Master sgt. and pilot recognized for 2011 mountain rescue


Air Force Vice Chief of Staff Gen. Larry Spencer presents the 2011 Cheney Award to Master Sgt. Joseph Brownell during a ceremony at the Pentagon on Nov. 1, 2012. Photo courtesy Air Force, Michael J. Pausic

He received honorable mention as Air Force Times’ service member of the year, and now Master Sgt. Joseph Brownell has made headlines once again.

Brownell and a fellow airman received the 2011 Cheney Award Nov. 1 in a ceremony at the Pentagon. Air Force Vice Chief of Staff Gen. Larry Spencer presented the award for a search and rescue mission on Mount Stuart, Wash., on Aug. 20, 2011.

Capt. Kenneth Green, an evaluator UH-1N pilot assigned to the 512th Rescue Squadron, and Brownell, a field operation section chief with the 336th Training Support Squadron at Fairchild Air Force Base, Wash., saved the lives of a civilian and his son after they suffered acute mountain sickness while climbing the 9,000-foot peak.

Green executed a 200-foot hover and lowered Brownell down to the climbers. Brownell then stabilized both people and sent them up the hoist. Near maximum weight, the aircraft then began to descend, so Green expertly maneuvered the aircraft to lower terrain, according to an Air Force release.

“There are heroic things going on in our Air Force every day, and these two gentlemen epitomize that,” Spencer said.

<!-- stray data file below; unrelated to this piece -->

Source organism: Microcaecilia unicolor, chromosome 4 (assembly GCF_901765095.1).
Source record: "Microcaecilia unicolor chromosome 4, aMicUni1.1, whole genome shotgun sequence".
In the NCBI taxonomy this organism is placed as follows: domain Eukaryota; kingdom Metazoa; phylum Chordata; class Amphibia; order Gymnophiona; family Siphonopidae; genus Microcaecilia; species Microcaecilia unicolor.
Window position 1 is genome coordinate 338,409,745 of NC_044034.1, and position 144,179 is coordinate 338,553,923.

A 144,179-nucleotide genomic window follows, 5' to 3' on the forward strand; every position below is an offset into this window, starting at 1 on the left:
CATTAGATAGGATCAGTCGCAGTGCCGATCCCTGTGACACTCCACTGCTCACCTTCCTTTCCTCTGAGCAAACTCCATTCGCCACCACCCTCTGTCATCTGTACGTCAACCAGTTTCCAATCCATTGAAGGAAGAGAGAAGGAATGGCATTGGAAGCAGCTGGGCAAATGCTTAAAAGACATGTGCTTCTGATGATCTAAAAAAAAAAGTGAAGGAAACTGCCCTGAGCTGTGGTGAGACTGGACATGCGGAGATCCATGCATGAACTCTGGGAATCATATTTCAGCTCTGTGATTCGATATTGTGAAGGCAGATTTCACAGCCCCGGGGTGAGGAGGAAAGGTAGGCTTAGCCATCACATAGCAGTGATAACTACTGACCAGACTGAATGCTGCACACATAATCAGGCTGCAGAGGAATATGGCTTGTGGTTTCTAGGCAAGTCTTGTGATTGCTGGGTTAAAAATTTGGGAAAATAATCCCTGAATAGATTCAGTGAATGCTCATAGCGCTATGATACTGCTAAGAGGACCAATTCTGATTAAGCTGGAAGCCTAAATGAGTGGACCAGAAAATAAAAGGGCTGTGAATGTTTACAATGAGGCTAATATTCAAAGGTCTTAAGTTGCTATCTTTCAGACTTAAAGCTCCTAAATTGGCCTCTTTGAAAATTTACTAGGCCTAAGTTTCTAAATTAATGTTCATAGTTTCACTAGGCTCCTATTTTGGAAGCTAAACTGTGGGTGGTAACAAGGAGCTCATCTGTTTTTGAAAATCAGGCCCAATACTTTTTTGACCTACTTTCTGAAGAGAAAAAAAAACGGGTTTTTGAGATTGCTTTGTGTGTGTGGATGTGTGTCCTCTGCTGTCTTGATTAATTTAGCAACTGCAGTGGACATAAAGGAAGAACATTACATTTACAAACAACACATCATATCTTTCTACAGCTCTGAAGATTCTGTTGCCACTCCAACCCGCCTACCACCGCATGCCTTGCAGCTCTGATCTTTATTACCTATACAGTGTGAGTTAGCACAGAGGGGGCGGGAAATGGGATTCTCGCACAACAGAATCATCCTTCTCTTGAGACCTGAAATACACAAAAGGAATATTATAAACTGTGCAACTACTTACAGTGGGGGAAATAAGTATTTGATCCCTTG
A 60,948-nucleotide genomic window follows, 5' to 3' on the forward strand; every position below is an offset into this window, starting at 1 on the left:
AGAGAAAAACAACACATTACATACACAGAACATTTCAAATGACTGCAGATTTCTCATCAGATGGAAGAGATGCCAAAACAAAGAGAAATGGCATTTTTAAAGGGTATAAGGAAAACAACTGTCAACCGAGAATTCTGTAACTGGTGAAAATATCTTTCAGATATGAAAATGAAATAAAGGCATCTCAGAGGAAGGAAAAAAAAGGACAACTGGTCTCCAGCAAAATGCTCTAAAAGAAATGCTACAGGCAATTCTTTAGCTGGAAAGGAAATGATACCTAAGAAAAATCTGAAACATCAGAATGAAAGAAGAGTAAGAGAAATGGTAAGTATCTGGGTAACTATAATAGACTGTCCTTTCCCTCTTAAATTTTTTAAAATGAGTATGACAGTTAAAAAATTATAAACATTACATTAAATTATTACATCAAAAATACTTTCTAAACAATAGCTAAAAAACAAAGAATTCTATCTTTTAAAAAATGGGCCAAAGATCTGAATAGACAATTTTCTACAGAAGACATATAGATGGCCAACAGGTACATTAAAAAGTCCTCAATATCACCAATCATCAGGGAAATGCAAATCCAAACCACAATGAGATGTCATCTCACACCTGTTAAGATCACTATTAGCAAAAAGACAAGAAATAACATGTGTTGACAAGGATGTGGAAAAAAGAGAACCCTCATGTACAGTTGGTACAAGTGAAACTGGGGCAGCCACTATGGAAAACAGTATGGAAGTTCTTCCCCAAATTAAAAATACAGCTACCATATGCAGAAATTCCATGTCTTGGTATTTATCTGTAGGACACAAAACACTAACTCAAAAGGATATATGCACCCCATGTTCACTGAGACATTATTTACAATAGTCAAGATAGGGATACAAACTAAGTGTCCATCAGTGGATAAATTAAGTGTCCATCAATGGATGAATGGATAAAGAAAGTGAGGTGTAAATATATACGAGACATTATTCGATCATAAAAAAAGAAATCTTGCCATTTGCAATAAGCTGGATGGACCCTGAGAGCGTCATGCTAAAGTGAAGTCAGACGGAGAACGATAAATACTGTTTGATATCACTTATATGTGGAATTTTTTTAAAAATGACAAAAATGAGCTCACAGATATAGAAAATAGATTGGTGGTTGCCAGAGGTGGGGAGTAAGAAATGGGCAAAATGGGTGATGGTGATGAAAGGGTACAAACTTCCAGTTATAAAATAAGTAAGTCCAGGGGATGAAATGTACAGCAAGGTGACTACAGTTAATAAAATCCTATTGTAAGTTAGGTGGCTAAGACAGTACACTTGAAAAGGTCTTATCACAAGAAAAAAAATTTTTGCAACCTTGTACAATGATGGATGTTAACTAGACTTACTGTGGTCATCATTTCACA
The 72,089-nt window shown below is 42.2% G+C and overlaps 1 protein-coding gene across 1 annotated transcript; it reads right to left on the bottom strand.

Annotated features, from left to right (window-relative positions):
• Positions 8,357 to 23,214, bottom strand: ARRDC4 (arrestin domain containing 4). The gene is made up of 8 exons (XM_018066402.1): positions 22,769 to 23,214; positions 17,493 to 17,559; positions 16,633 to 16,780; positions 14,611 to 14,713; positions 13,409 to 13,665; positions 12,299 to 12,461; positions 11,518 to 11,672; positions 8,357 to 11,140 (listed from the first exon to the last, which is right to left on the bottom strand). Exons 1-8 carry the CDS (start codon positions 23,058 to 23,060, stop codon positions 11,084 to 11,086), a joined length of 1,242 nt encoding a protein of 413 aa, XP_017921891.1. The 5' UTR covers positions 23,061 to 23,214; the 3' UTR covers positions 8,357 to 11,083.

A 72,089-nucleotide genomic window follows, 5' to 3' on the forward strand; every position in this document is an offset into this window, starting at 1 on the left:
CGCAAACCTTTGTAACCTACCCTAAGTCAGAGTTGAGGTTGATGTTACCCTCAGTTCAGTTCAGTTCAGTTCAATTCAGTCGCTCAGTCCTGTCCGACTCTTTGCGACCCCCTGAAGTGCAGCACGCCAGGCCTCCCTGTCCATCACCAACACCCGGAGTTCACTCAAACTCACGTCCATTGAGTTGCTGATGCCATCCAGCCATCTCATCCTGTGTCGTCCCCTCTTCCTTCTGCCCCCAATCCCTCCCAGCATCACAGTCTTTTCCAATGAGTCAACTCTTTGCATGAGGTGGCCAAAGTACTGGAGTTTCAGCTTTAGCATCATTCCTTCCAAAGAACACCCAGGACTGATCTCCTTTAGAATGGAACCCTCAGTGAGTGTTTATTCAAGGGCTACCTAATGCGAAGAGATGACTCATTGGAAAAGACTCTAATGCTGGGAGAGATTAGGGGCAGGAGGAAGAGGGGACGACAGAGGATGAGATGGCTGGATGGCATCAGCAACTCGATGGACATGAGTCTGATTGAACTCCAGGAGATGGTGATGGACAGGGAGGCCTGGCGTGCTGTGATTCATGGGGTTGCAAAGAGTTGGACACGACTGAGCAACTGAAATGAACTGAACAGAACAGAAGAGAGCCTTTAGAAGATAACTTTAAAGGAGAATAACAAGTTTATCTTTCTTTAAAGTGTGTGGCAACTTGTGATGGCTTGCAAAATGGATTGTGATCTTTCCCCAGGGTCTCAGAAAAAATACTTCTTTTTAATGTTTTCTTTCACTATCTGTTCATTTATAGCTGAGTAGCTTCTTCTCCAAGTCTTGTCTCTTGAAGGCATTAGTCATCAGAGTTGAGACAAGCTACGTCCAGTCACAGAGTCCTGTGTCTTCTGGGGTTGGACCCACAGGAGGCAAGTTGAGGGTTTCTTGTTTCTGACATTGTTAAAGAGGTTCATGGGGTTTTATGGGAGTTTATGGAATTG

Both airmen said the mission would not have been a success without the dedication of everyone involved. Green credited his Air Force training for ensuring he and other airmen can continue to ably serve.

Brownell was quick to point out that many other airmen helped them the day of the rescue, especially the two other crew members on the mission.

“We are truly a team,” he said, giving recognition to all of his crew members, including the helicopter maintainers.

“We can’t do it without them,” Brownell said.

The Cheney Award honors an airmen for an act of valor, extreme fortitude or self-sacrifice in a humanitarian interest, performed in connection with aircraft, but not necessarily of a military nature. It is presented in memory of 1st Lt. William Cheney, who was killed in an air collision over Italy in 1918.


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